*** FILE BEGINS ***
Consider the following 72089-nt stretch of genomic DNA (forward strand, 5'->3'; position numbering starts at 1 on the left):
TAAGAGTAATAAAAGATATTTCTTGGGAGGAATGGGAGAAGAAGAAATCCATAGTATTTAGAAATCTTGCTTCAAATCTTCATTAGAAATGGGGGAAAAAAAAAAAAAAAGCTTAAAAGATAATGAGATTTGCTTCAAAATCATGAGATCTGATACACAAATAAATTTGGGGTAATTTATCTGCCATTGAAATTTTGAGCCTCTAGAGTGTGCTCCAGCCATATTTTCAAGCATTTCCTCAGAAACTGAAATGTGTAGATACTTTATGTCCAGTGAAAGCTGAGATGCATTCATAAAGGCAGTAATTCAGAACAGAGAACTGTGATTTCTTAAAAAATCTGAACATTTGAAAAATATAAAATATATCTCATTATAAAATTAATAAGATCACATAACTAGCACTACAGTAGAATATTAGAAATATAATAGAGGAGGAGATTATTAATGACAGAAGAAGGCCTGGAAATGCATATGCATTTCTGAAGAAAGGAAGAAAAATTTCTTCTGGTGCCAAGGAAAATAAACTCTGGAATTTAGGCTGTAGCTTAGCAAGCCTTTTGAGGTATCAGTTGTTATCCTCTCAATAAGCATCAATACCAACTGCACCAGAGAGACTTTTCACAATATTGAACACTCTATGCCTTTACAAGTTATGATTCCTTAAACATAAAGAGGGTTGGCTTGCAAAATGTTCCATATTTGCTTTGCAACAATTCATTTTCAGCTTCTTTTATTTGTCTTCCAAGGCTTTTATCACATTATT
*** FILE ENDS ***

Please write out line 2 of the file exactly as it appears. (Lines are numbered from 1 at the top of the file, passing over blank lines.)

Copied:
TAAGAGTAATAAAAGATATTTCTTGGGAGGAATGGGAGAAGAAGAAATCCATAGTATTTAGAAATCTTGCTTCAAATCTTCATTAGAAATGGGGGAAAAAAAAAAAAAAAGCTTAAAAGATAATGAGATTTGCTTCAAAATCATGAGATCTGATACACAAATAAATTTGGGGTAATTTATCTGCCATTGAAATTTTGAGCCTCTAGAGTGTGCTCCAGCCATATTTTCAAGCATTTCCTCAGAAACTGAAATGTGTAGATACTTTATGTCCAGTGAAAGCTGAGATGCATTCATAAAGGCAGTAATTCAGAACAGAGAACTGTGATTTCTTAAAAAATCTGAACATTTGAAAAATATAAAATATATCTCATTATAAAATTAATAAGATCACATAACTAGCACTACAGTAGAATATTAGAAATATAATAGAGGAGGAGATTATTAATGACAGAAGAAGGCCTGGAAATGCATATGCATTTCTGAAGAAAGGAAGAAAAATTTCTTCTGGTGCCAAGGAAAATAAACTCTGGAATTTAGGCTGTAGCTTAGCAAGCCTTTTGAGGTATCAGTTGTTATCCTCTCAATAAGCATCAATACCAACTGCACCAGAGAGACTTTTCACAATATTGAACACTCTATGCCTTTACAAGTTATGATTCCTTAAACATAAAGAGGGTTGGCTTGCAAAATGTTCCATATTTGCTTTGCAACAATTCATTTTCAGCTTCTTTTATTTGTCTTCCAAGGCTTTTATCACATTATT